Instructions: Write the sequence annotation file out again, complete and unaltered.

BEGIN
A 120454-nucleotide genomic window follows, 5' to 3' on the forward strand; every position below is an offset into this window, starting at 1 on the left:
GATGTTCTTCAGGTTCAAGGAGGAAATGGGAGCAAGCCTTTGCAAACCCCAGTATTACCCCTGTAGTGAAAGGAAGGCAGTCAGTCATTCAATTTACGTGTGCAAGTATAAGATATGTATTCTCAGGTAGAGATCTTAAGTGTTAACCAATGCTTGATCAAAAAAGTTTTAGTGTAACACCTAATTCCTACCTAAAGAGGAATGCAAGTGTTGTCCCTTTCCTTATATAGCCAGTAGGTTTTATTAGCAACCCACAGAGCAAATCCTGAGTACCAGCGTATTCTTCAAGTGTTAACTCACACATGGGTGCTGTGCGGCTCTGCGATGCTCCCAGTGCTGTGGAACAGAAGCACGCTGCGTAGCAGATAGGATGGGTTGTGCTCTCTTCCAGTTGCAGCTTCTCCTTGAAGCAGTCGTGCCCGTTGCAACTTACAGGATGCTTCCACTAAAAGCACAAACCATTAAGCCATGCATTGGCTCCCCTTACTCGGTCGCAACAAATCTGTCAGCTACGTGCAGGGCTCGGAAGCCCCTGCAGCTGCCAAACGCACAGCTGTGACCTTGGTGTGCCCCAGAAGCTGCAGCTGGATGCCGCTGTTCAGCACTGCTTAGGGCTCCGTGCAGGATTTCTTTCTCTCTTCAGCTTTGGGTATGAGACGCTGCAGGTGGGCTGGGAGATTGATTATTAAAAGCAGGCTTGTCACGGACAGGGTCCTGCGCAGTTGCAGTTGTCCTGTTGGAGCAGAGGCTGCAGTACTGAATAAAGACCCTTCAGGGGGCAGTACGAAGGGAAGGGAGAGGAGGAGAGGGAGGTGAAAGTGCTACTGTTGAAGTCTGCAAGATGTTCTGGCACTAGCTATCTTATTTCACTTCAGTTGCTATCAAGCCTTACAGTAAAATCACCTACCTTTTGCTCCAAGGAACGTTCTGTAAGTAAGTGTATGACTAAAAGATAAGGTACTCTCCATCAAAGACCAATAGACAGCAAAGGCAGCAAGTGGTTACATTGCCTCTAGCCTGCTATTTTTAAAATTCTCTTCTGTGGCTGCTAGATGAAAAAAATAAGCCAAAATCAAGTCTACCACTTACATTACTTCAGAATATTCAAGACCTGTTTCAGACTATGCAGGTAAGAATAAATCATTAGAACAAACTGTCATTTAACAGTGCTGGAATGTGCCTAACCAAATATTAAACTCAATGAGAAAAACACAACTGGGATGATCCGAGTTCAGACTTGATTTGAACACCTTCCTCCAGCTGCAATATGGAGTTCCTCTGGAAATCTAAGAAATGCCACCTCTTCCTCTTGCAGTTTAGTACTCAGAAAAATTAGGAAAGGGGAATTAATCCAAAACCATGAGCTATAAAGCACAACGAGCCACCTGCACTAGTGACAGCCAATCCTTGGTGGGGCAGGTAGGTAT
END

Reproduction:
A 120454-nucleotide genomic window follows, 5' to 3' on the forward strand; every position below is an offset into this window, starting at 1 on the left:
GATGTTCTTCAGGTTCAAGGAGGAAATGGGAGCAAGCCTTTGCAAACCCCAGTATTACCCCTGTAGTGAAAGGAAGGCAGTCAGTCATTCAATTTACGTGTGCAAGTATAAGATATGTATTCTCAGGTAGAGATCTTAAGTGTTAACCAATGCTTGATCAAAAAAGTTTTAGTGTAACACCTAATTCCTACCTAAAGAGGAATGCAAGTGTTGTCCCTTTCCTTATATAGCCAGTAGGTTTTATTAGCAACCCACAGAGCAAATCCTGAGTACCAGCGTATTCTTCAAGTGTTAACTCACACATGGGTGCTGTGCGGCTCTGCGATGCTCCCAGTGCTGTGGAACAGAAGCACGCTGCGTAGCAGATAGGATGGGTTGTGCTCTCTTCCAGTTGCAGCTTCTCCTTGAAGCAGTCGTGCCCGTTGCAACTTACAGGATGCTTCCACTAAAAGCACAAACCATTAAGCCATGCATTGGCTCCCCTTACTCGGTCGCAACAAATCTGTCAGCTACGTGCAGGGCTCGGAAGCCCCTGCAGCTGCCAAACGCACAGCTGTGACCTTGGTGTGCCCCAGAAGCTGCAGCTGGATGCCGCTGTTCAGCACTGCTTAGGGCTCCGTGCAGGATTTCTTTCTCTCTTCAGCTTTGGGTATGAGACGCTGCAGGTGGGCTGGGAGATTGATTATTAAAAGCAGGCTTGTCACGGACAGGGTCCTGCGCAGTTGCAGTTGTCCTGTTGGAGCAGAGGCTGCAGTACTGAATAAAGACCCTTCAGGGGGCAGTACGAAGGGAAGGGAGAGGAGGAGAGGGAGGTGAAAGTGCTACTGTTGAAGTCTGCAAGATGTTCTGGCACTAGCTATCTTATTTCACTTCAGTTGCTATCAAGCCTTACAGTAAAATCACCTACCTTTTGCTCCAAGGAACGTTCTGTAAGTAAGTGTATGACTAAAAGATAAGGTACTCTCCATCAAAGACCAATAGACAGCAAAGGCAGCAAGTGGTTACATTGCCTCTAGCCTGCTATTTTTAAAATTCTCTTCTGTGGCTGCTAGATGAAAAAAATAAGCCAAAATCAAGTCTACCACTTACATTACTTCAGAATATTCAAGACCTGTTTCAGACTATGCAGGTAAGAATAAATCATTAGAACAAACTGTCATTTAACAGTGCTGGAATGTGCCTAACCAAATATTAAACTCAATGAGAAAAACACAACTGGGATGATCCGAGTTCAGACTTGATTTGAACACCTTCCTCCAGCTGCAATATGGAGTTCCTCTGGAAATCTAAGAAATGCCACCTCTTCCTCTTGCAGTTTAGTACTCAGAAAAATTAGGAAAGGGGAATTAATCCAAAACCATGAGCTATAAAGCACAACGAGCCACCTGCACTAGTGACAGCCAATCCTTGGTGGGGCAGGTAGGTAT